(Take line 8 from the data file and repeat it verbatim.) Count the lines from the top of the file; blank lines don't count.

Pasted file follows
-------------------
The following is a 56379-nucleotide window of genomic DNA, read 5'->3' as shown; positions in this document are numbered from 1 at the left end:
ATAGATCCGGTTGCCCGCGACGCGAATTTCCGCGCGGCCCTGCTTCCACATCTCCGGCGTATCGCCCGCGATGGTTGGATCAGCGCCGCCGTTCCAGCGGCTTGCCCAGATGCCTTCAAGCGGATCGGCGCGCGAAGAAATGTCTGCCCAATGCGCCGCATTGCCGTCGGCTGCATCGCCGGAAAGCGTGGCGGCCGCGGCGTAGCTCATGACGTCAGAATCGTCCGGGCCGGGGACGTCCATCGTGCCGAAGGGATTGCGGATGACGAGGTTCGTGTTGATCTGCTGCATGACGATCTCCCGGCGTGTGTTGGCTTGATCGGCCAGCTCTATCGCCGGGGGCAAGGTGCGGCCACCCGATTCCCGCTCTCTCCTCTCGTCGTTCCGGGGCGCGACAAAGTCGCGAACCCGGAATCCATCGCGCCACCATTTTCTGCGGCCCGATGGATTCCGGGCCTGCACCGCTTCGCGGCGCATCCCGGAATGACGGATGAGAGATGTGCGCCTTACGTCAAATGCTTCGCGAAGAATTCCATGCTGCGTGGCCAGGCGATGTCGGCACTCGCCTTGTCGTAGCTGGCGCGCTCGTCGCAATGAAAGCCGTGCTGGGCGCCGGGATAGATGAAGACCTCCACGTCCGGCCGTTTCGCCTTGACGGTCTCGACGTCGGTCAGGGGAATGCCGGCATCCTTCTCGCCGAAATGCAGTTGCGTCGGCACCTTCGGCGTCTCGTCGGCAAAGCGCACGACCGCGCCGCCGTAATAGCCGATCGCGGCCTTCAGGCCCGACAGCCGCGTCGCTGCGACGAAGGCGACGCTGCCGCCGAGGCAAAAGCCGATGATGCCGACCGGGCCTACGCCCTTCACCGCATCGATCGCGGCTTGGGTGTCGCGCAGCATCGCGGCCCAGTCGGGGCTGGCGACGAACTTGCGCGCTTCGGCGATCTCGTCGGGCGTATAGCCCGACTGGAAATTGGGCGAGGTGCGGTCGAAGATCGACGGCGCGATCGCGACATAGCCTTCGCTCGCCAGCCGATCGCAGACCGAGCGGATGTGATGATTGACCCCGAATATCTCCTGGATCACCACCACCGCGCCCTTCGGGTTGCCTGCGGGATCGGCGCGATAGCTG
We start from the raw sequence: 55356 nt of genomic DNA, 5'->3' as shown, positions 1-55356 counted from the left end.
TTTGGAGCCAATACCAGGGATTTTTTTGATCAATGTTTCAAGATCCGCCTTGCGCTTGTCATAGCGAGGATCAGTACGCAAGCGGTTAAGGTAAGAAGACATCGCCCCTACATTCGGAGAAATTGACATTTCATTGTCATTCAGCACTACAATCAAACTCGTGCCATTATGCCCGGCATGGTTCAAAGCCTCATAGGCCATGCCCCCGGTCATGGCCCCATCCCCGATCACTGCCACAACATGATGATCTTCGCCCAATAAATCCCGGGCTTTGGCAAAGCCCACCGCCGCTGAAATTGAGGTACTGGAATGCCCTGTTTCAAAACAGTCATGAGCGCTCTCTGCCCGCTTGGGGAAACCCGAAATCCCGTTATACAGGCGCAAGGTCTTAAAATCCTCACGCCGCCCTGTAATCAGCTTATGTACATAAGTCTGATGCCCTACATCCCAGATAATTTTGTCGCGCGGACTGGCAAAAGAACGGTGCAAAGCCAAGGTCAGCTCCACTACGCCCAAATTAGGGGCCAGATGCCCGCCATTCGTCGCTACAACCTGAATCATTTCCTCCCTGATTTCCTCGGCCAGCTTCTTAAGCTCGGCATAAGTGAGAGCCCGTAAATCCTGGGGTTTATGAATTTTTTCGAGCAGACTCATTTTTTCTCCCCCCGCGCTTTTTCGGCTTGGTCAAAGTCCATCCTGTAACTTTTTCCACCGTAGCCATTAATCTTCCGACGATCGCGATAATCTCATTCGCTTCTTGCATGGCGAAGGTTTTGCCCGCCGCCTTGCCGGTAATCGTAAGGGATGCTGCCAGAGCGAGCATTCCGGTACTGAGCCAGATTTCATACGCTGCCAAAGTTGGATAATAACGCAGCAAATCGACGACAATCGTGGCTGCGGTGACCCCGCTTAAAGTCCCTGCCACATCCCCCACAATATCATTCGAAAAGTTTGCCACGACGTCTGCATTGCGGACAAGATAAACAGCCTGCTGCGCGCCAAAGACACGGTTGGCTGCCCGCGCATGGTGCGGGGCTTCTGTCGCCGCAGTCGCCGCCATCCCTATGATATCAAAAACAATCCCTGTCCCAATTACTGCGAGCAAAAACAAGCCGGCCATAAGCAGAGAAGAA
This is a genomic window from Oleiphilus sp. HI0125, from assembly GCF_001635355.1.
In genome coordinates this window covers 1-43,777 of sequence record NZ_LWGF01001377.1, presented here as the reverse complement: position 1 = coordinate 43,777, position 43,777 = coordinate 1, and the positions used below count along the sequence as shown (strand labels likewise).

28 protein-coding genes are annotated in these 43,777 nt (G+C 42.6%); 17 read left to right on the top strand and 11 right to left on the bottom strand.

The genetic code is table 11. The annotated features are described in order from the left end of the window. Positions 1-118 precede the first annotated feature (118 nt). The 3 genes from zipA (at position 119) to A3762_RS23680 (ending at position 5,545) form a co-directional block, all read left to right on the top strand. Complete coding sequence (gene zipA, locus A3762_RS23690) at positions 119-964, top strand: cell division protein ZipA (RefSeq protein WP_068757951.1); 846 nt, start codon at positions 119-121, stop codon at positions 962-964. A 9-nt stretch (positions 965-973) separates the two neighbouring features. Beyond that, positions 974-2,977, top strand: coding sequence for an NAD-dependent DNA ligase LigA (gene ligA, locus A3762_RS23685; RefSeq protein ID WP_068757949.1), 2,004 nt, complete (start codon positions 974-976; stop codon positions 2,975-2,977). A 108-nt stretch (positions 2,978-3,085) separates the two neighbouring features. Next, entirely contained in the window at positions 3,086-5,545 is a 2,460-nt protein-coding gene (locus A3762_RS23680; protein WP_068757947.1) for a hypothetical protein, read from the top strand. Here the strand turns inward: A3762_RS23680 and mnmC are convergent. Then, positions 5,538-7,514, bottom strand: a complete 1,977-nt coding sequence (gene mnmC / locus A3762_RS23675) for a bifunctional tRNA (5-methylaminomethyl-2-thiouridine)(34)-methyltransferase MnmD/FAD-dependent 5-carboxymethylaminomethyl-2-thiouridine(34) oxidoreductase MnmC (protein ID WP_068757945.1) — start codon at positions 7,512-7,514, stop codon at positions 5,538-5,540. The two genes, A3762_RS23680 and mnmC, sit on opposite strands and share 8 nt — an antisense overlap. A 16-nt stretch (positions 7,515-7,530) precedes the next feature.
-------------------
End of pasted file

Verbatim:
The genetic code is table 11. The annotated features are described in order from the left end of the window. Positions 1-118 precede the first annotated feature (118 nt). The 3 genes from zipA (at position 119) to A3762_RS23680 (ending at position 5,545) form a co-directional block, all read left to right on the top strand. Complete coding sequence (gene zipA, locus A3762_RS23690) at positions 119-964, top strand: cell division protein ZipA (RefSeq protein WP_068757951.1); 846 nt, start codon at positions 119-121, stop codon at positions 962-964. A 9-nt stretch (positions 965-973) separates the two neighbouring features. Beyond that, positions 974-2,977, top strand: coding sequence for an NAD-dependent DNA ligase LigA (gene ligA, locus A3762_RS23685; RefSeq protein ID WP_068757949.1), 2,004 nt, complete (start codon positions 974-976; stop codon positions 2,975-2,977). A 108-nt stretch (positions 2,978-3,085) separates the two neighbouring features. Next, entirely contained in the window at positions 3,086-5,545 is a 2,460-nt protein-coding gene (locus A3762_RS23680; protein WP_068757947.1) for a hypothetical protein, read from the top strand. Here the strand turns inward: A3762_RS23680 and mnmC are convergent. Then, positions 5,538-7,514, bottom strand: a complete 1,977-nt coding sequence (gene mnmC / locus A3762_RS23675) for a bifunctional tRNA (5-methylaminomethyl-2-thiouridine)(34)-methyltransferase MnmD/FAD-dependent 5-carboxymethylaminomethyl-2-thiouridine(34) oxidoreductase MnmC (protein ID WP_068757945.1) — start codon at positions 7,512-7,514, stop codon at positions 5,538-5,540. The two genes, A3762_RS23680 and mnmC, sit on opposite strands and share 8 nt — an antisense overlap. A 16-nt stretch (positions 7,515-7,530) precedes the next feature.